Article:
We do not need to re-write our history, we simply need to re-frame it and tell it truthfully (I highly recommend reading the New York Times’s brilliant 1619 Project as one place to start). Removing statues of Confederate soldiers and Christopher Columbus (the first White person to wipe out thousands of indigenous North American people) are simply a first step in re-framing the story of our country. Re-locating these statues in museums, with proper explanations of who they were and what they did, would serve a valuable educational purpose in presenting a more accurate version of United States history. It’s equally important to educate people about the “Lost Cause” narrative that Trump ascribes to, a faulty explanation about the Civil War first promoted in Edward Pollard’s 1866 book (of the same name) and used as justification for not only erecting Confederate statues (and incorporating the Confederate battle flag in Southern State flags) but also for creating the Jim Crow South starting in the nineteenth century.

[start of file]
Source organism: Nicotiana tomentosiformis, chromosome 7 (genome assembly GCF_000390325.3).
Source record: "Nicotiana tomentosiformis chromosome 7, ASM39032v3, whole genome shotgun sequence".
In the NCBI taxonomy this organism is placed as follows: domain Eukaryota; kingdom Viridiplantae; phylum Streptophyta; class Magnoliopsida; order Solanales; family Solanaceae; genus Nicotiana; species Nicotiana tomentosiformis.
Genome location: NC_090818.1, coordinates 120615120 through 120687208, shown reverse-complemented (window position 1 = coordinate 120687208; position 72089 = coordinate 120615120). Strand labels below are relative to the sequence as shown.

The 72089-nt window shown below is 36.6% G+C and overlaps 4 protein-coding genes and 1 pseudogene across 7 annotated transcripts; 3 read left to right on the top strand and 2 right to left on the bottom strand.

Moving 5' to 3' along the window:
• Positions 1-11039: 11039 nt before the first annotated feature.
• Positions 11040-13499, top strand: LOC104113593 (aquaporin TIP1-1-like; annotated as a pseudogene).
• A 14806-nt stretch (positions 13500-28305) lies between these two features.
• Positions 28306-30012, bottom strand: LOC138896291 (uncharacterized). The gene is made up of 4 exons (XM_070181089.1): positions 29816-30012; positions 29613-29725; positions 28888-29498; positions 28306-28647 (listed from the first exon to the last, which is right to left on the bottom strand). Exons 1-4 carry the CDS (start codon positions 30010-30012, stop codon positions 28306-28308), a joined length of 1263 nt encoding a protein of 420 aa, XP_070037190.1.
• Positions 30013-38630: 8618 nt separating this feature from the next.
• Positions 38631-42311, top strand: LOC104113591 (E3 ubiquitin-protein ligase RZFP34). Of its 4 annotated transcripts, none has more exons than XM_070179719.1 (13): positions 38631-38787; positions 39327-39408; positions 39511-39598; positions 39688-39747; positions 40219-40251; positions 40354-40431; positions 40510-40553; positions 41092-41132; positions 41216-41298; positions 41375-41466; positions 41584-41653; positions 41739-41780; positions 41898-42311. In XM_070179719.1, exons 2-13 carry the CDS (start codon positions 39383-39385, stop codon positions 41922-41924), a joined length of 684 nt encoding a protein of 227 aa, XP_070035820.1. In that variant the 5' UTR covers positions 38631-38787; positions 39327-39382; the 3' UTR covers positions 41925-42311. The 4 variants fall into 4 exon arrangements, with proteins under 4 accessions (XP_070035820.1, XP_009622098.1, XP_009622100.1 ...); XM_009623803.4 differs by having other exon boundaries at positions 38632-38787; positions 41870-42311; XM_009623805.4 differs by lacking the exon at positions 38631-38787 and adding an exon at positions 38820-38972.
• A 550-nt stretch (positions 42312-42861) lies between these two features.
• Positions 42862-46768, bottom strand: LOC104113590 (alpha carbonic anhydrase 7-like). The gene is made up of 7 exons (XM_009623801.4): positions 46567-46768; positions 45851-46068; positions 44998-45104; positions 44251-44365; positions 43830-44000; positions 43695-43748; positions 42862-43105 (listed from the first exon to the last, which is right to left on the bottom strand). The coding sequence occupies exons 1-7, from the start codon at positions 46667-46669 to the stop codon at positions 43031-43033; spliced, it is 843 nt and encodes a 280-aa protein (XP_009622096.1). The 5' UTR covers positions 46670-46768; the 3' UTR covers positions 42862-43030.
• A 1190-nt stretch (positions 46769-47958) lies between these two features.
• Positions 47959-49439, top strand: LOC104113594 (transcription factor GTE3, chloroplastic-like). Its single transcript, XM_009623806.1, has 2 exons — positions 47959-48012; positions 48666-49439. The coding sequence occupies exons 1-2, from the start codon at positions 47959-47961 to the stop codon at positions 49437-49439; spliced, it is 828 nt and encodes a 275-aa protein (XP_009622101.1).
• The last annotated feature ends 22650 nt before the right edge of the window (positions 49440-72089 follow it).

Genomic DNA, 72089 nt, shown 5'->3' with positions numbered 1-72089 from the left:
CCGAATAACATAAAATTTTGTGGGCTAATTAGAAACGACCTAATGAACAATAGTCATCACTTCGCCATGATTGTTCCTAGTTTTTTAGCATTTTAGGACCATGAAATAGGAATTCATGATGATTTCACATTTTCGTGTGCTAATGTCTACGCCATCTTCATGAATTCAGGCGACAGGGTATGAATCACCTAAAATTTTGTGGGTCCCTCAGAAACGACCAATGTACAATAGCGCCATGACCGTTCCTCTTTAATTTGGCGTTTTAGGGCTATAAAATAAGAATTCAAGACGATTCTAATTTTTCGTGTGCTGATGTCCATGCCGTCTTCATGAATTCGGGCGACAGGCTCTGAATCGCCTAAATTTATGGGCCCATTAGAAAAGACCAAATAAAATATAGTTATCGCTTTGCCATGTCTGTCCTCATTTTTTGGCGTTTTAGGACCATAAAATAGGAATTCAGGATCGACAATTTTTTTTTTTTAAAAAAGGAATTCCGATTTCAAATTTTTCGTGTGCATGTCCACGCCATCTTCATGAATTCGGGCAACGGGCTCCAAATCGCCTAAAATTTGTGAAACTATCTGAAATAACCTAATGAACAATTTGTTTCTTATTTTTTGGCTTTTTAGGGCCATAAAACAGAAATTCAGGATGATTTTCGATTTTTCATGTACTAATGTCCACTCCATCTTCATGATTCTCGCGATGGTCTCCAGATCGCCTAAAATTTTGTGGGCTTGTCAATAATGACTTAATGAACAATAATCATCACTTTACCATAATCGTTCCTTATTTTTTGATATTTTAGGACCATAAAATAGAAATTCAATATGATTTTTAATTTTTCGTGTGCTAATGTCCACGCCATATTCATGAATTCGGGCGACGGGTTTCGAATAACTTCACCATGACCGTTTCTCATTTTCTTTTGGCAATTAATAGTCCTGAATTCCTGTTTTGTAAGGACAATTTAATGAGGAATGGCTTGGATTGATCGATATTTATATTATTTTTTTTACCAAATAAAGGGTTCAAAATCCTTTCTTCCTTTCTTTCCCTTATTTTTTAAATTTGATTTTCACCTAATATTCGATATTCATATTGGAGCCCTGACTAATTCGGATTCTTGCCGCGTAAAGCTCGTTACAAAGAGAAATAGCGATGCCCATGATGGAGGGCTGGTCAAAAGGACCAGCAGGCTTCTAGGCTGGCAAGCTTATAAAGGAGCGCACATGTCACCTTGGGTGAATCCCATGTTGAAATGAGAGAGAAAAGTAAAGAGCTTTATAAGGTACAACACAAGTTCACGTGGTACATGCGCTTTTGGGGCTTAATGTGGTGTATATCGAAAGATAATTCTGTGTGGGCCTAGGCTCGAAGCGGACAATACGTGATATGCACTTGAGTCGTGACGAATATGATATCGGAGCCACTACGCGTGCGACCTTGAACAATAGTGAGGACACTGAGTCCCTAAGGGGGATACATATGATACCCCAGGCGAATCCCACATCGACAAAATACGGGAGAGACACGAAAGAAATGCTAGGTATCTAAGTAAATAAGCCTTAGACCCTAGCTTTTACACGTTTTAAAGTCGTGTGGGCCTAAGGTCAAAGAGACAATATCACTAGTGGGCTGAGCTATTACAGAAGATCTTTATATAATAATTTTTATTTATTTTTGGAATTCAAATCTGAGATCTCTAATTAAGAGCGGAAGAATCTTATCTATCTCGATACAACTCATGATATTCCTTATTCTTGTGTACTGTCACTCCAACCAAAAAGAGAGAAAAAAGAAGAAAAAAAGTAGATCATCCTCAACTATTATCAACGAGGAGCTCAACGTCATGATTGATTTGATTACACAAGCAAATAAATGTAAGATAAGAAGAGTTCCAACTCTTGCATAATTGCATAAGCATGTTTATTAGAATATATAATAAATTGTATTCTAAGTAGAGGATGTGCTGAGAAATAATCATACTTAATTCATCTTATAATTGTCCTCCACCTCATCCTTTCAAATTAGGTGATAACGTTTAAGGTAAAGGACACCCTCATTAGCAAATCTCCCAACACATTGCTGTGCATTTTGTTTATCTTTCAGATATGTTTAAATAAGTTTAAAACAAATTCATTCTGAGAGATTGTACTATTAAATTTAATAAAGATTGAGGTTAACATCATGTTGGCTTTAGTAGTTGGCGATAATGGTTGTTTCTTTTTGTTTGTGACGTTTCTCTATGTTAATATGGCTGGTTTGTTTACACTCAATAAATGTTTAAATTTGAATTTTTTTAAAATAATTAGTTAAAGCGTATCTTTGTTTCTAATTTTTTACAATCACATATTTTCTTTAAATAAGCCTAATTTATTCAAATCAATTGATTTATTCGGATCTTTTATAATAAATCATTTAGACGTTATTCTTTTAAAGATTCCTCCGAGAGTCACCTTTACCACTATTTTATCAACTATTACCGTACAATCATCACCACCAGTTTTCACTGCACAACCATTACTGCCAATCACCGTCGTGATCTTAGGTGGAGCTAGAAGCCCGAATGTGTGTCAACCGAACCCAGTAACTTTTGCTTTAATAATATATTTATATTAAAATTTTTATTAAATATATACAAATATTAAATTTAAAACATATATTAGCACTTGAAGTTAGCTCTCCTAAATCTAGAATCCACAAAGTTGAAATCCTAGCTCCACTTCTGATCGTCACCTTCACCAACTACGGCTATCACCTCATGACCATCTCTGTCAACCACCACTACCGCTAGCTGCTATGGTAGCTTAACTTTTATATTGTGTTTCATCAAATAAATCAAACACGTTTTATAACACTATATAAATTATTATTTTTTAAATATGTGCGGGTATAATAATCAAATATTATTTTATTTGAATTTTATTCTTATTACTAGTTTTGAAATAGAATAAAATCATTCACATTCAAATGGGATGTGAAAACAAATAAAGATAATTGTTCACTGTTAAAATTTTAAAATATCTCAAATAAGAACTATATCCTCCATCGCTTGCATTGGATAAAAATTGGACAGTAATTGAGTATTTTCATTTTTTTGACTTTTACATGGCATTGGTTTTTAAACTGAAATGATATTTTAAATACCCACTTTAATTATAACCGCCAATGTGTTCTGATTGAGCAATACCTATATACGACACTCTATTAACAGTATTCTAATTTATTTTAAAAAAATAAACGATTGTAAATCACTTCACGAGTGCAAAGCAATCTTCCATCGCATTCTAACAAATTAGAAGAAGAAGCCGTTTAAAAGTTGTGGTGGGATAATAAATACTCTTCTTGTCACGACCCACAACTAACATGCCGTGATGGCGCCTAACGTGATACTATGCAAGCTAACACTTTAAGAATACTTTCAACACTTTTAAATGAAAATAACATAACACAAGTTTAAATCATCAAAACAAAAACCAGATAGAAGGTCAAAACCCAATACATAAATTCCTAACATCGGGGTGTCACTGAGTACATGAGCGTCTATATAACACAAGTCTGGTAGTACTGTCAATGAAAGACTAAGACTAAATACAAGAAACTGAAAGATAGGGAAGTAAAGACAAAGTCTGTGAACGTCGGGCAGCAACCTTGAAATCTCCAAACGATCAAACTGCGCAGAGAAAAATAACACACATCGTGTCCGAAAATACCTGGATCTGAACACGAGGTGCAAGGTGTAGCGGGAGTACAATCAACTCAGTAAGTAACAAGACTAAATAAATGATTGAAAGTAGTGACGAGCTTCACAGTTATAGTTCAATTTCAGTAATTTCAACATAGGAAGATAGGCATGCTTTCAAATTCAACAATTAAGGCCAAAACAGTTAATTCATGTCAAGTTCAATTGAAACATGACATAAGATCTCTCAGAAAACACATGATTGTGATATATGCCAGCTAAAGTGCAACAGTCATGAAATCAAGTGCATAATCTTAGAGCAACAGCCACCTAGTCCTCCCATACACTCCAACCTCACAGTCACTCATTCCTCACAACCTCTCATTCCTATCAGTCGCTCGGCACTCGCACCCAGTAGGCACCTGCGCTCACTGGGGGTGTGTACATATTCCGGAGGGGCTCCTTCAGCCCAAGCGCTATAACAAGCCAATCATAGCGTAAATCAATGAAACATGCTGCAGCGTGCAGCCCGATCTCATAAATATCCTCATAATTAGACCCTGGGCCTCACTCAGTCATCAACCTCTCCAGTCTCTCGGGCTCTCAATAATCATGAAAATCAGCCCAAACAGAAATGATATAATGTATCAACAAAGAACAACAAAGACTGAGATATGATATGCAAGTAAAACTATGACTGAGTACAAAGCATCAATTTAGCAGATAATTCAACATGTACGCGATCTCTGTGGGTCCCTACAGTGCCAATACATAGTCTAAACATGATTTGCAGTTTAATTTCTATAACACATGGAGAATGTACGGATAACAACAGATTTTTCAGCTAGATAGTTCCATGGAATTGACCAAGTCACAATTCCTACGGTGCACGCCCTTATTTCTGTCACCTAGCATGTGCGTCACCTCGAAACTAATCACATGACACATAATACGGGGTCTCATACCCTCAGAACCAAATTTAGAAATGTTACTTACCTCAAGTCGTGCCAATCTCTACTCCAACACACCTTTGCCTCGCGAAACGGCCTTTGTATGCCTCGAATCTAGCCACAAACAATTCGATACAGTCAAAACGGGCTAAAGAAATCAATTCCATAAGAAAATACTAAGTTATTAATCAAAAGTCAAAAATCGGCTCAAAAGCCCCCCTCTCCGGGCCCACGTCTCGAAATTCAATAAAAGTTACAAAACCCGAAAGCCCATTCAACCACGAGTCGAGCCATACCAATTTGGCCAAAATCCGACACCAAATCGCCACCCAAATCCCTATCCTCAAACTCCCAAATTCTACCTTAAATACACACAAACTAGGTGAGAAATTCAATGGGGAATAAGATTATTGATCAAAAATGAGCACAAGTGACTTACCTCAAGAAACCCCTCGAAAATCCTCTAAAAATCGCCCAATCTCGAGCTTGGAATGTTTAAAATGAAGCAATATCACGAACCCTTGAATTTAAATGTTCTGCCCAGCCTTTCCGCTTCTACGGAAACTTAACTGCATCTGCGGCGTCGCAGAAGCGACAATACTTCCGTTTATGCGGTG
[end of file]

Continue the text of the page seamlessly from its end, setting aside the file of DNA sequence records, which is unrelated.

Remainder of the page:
“The Lost Cause” narrative, if you are not familiar or aware, is this:
The Lost Cause portrayed the South as more adherent to Christian values than the allegedly greedy North. It portrayed slavery as more benevolent than cruel, alleging that it taught Christianity and "civilization." Stories of happy slaves were often used as propaganda in an effort to defend slavery; the United Daughters of the Confederacy had a "Faithful Slave Memorial Committee," and erected the Heyward Shepherd monument in Harpers Ferry, West Virginia. These stories would be used to explain slavery to Northerners. Many times they also portrayed slave owners being kind to their slaves. In explaining Confederate defeat, the Lost Cause says that the main factor was not qualitative inferiority in leadership or fighting ability but the massive quantitative superiority of the Yankee industrial machine. At the peak of troop strength in 1863, Union soldiers outnumbered Confederate soldiers by over two to one, and financially the Union had three times the bank deposits of the Confederacy. (wiki)